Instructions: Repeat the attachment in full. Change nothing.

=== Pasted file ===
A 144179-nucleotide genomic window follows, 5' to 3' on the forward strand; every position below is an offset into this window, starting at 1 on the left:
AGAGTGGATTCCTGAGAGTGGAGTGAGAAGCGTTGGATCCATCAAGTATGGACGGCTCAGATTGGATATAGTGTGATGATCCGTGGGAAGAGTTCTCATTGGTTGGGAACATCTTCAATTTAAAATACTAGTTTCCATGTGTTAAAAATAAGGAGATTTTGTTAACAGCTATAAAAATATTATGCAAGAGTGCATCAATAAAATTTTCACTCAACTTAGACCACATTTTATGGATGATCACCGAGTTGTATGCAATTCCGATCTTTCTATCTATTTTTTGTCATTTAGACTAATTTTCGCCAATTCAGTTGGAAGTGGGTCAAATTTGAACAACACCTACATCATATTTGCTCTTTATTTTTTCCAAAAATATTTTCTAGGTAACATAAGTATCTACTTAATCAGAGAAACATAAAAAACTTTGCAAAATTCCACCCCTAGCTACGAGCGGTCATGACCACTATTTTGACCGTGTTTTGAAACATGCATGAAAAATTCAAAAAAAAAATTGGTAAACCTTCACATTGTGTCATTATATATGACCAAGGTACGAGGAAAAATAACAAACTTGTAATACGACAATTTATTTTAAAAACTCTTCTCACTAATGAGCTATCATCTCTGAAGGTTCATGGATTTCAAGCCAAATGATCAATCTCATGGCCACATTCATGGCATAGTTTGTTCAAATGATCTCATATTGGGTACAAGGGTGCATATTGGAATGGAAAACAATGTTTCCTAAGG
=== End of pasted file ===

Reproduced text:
A 144179-nucleotide genomic window follows, 5' to 3' on the forward strand; every position below is an offset into this window, starting at 1 on the left:
AGAGTGGATTCCTGAGAGTGGAGTGAGAAGCGTTGGATCCATCAAGTATGGACGGCTCAGATTGGATATAGTGTGATGATCCGTGGGAAGAGTTCTCATTGGTTGGGAACATCTTCAATTTAAAATACTAGTTTCCATGTGTTAAAAATAAGGAGATTTTGTTAACAGCTATAAAAATATTATGCAAGAGTGCATCAATAAAATTTTCACTCAACTTAGACCACATTTTATGGATGATCACCGAGTTGTATGCAATTCCGATCTTTCTATCTATTTTTTGTCATTTAGACTAATTTTCGCCAATTCAGTTGGAAGTGGGTCAAATTTGAACAACACCTACATCATATTTGCTCTTTATTTTTTCCAAAAATATTTTCTAGGTAACATAAGTATCTACTTAATCAGAGAAACATAAAAAACTTTGCAAAATTCCACCCCTAGCTACGAGCGGTCATGACCACTATTTTGACCGTGTTTTGAAACATGCATGAAAAATTCAAAAAAAAAATTGGTAAACCTTCACATTGTGTCATTATATATGACCAAGGTACGAGGAAAAATAACAAACTTGTAATACGACAATTTATTTTAAAAACTCTTCTCACTAATGAGCTATCATCTCTGAAGGTTCATGGATTTCAAGCCAAATGATCAATCTCATGGCCACATTCATGGCATAGTTTGTTCAAATGATCTCATATTGGGTACAAGGGTGCATATTGGAATGGAAAACAATGTTTCCTAAGG